In Italy they speak Italian. In Germany they speak German, and in Denmark, Danish. If this was true for all other countries, there would be 193 languages spoken today.
But in reality, there are many more: 8,475 [languages] according to glottolog.org, where linguists map languages from around the world.
In fact few countries speak just one or two languages natively, such as Iceland and Denmark. Besides their mother tongue, most people there also speak English.
And if that was not confusing enough, new languages are being developed all the time. For example, so-called creole languages, which arise when two or more groups of people all with their own languages come in contact with each other, and need to communicate
Even though many of us speak just one or perhaps two languages, in ten countries around the world there are more than 200 spoken languages, including Cameroun, Nigeria, USA (including Native American languages), and Indonesia.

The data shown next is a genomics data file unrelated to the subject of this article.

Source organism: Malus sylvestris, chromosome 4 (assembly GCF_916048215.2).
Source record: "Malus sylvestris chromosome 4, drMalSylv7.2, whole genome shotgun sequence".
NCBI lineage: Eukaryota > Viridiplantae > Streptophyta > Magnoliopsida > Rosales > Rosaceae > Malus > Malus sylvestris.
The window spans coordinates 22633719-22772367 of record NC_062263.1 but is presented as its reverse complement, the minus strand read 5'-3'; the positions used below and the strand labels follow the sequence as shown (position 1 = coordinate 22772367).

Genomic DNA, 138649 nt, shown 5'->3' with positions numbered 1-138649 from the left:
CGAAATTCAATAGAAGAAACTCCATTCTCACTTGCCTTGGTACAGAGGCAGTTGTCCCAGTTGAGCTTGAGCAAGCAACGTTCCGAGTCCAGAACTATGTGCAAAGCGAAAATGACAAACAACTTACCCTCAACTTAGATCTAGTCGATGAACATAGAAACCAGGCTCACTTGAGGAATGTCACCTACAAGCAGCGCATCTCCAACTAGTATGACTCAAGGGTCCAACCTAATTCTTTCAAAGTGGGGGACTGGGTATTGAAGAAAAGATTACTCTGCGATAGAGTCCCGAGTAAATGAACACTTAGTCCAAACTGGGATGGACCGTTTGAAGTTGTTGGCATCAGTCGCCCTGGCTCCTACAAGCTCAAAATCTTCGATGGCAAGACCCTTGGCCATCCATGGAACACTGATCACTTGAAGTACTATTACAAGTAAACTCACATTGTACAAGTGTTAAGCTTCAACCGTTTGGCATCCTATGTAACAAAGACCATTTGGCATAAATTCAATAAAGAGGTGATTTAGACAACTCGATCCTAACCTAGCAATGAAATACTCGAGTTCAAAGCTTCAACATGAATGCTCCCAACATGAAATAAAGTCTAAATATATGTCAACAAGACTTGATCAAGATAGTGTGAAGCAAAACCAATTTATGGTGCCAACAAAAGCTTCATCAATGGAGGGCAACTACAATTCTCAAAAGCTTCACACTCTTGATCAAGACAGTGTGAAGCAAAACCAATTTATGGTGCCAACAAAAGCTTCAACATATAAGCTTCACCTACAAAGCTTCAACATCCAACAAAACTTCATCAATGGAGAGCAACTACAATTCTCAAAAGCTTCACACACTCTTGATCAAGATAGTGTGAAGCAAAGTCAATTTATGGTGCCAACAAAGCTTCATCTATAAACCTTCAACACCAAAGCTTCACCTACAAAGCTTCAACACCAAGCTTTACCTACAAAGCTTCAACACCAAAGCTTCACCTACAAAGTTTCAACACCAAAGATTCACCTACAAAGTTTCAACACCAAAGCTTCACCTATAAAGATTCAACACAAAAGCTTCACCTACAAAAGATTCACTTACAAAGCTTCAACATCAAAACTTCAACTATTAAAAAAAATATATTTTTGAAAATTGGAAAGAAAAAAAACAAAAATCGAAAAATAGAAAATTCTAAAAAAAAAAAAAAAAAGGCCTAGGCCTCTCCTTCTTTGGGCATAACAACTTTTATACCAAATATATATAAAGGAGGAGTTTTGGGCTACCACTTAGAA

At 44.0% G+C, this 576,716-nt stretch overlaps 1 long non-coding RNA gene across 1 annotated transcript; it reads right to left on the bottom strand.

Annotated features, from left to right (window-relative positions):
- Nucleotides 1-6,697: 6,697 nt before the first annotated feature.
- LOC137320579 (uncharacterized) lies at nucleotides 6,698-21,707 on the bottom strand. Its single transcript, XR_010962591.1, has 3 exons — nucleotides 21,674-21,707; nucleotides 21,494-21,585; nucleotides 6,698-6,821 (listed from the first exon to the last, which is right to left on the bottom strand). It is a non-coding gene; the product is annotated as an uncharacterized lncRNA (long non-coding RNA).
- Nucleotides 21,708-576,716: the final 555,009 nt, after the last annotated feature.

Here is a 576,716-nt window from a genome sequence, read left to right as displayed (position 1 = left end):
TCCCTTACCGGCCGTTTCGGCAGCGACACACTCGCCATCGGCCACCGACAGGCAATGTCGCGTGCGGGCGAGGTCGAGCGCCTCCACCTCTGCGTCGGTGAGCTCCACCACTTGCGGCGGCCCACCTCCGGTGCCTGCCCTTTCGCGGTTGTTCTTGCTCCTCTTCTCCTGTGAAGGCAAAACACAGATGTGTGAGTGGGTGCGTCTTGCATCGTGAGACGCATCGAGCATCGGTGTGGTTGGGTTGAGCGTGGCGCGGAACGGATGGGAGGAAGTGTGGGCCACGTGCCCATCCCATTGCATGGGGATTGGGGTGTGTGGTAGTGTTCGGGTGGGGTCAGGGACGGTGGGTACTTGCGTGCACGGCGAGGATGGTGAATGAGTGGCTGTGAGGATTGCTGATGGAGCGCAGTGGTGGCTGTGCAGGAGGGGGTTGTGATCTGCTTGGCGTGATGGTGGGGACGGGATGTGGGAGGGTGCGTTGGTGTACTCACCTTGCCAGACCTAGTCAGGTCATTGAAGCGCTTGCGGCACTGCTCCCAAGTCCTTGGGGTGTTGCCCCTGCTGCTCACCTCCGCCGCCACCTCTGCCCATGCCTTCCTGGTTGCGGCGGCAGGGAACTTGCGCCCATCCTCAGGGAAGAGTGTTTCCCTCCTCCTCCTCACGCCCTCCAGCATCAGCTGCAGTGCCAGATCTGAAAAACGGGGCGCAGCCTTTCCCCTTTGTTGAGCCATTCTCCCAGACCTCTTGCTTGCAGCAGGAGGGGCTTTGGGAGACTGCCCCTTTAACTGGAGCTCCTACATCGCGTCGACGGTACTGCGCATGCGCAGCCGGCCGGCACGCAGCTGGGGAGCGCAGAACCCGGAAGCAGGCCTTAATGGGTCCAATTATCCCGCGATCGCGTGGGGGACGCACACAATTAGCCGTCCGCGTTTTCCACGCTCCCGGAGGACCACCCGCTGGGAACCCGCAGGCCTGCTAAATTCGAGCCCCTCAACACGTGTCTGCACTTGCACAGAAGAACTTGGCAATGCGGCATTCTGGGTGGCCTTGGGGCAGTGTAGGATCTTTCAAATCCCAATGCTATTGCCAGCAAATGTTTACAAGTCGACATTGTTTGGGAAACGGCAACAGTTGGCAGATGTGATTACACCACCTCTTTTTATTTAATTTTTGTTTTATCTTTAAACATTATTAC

Some languages have no numerals or adjectives, others have 30 ways of forming a plural and others have none at all. Some have 15,000 different verb tenses and others have no tenses. And some languages have just 10 different sounds (Pirahã in the Amazon), while others have 112 (Taa and !Xóõ in Southern Africa).
Some researchers estimate that just 10 per cent of the world’s languages will survive this century.
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